Alot of my projects explore interactions between people and also their habitat, inviting people to participate with the work and become part of it. 'Huddlewear' the social clothing/ wearable artworks are made for groups to inhabit and are part of an Art installation 'Huddle tests' in Temple Bar Gallery that acts like a kind of lab for Huddlewear. The bright yellow does seem warm and inviting but I see it as quite an anxious charged space too that almost vibrates and lures you in. I'ts like a big room of oxytocin. I've also been looking at Proxemics – studies on personal distance comfort zones and arrangements of personal and shared space which has informed the work. It is quite interesting to see how comfort levels might change with different cultures. It's this threshold, slippage and vulnerability between our private thoughts and public behaviours that I find interesting to explore through my work.

A prototype of this project was devised during a residency at Facebook. Can you tell us more about this?
I was invited to spend three months in the European headquarters of Facebook here in Dublin as part of the AIR (Artist in Residence) program earlier this year. It was a really fun and productive time with lots of support, openness, access to lots of equipment and nourished daily with Urban Picnics incredible food. With all that support then you can focus on the process of developing and making new artwork. It's an unusual set up to get free reign, with no limits or fixed expectations, uninterrupted time and lots of support like that. I've made group wearable sculptures before out of recycled tents left behind at Electric Picnic but spending time in Facebook and thinking about how we relate in realtime, I developed Huddlewear, there's a wall of it now in Facebook for employees to use. I also made another large installation there, a soft landscape of brightly coloured carpet called 'Huddlehood'.

Ultimately there's an aim to have huddlewear exist outside of a gallery space. What benefits do you think it could bring to the work place?
I'd like to see Huddlewear travel in different contexts and be used to explore group dynamics and experience a real time presence and connection to each other, with all the nuances and discomfort that might be involved in the experience. I have some ideas for team building workshops while wearing Huddlewear so it could be designed for an event or something more permanent, like in the Facebook offices. The latest garment connects nine people it would be great to make a huge one, It would be interesting to see how this would be negotiated, I guess there's always a leader.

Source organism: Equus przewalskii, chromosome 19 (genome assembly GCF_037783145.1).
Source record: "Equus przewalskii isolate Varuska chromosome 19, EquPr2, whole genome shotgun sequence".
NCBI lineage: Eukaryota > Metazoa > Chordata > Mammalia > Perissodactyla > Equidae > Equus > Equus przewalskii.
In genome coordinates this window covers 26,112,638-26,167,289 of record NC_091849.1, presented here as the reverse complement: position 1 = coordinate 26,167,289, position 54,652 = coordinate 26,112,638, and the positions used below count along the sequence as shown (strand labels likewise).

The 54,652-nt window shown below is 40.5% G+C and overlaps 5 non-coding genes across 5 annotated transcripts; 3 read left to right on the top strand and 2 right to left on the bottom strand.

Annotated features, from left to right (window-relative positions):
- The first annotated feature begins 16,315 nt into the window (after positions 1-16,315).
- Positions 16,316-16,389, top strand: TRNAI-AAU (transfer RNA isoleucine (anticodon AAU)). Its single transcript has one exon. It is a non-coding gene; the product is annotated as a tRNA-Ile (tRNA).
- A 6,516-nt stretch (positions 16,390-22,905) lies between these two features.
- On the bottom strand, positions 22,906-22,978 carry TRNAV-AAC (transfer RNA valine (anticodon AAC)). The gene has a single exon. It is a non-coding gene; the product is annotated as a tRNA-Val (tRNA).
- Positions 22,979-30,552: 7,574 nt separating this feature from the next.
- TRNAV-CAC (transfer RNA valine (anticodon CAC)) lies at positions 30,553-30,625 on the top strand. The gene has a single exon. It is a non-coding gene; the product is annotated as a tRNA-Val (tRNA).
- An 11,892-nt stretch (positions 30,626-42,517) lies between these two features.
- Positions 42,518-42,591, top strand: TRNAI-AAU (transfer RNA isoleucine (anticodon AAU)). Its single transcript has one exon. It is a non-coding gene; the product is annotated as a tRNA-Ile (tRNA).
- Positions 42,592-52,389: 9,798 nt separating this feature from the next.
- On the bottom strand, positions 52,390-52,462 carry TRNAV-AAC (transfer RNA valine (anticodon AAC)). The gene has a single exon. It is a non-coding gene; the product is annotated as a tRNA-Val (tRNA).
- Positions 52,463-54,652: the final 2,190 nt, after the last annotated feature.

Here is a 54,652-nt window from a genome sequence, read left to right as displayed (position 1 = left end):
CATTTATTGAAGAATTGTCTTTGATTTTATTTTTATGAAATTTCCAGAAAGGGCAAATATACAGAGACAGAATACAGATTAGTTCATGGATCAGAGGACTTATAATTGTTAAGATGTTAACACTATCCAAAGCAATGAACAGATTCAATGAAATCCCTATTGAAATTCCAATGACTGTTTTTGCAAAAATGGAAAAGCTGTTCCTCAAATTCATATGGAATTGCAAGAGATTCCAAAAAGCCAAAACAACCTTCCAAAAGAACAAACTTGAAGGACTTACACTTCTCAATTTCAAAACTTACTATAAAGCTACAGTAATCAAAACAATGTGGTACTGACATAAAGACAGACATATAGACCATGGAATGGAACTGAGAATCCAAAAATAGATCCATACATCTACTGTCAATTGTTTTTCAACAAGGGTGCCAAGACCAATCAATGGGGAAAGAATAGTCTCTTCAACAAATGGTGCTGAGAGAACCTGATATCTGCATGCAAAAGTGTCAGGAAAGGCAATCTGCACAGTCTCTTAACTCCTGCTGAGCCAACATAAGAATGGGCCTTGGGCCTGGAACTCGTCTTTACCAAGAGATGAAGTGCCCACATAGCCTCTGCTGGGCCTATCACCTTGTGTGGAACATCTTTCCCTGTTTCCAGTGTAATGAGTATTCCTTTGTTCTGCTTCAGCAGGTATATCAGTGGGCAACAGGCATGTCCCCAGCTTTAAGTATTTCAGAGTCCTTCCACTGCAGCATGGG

What has surprised you in the reaction of people to the exhibition?
People have been so open and positive about Huddlewear, it really has been a great experience. I love how its bringing in new audiences to the gallery in Temple bar inluding the Hen and stag parties and groups of teenagers from Temple Bar. This is what I was hoping for. I've heard of groups planning to meet up for 'Huddle dates' and inviting in a stranger if they're on their own. Hopefully there's some huddle love stories.

What other projects are you currently working on?

I've just been selected by Fingal County Council for a Public Art Commission for 1916 collaborating with artist Yvonne Mc Guinness. We just bought four rickshaws for the project to make into mobile artworks so you might see us cycling around. I also have my interactive project Bolthole in 'Visual' Carlow until January 2016 and a piece in Tulca Galway that opens next month. I'm also finishing a children's activity kit and working on a series of wearable 'intelligent blankets' in a care home for people with Dementia.

Huddle tests runs at Temple Bar Gallery & Studios until November 7th.

Le Help

Le Cool is a free weekly magazine distributed every Thursday that features a selection of cultural events and leisure activities, revealing the things you really shouldn't miss. We filter out, among other things, the best art, film, music, and club nights, as well as a careful selection of extraordinary bars, restaurants and other fine places. Le Cool content is chosen because we believe it is worth your time and will never be traded for money.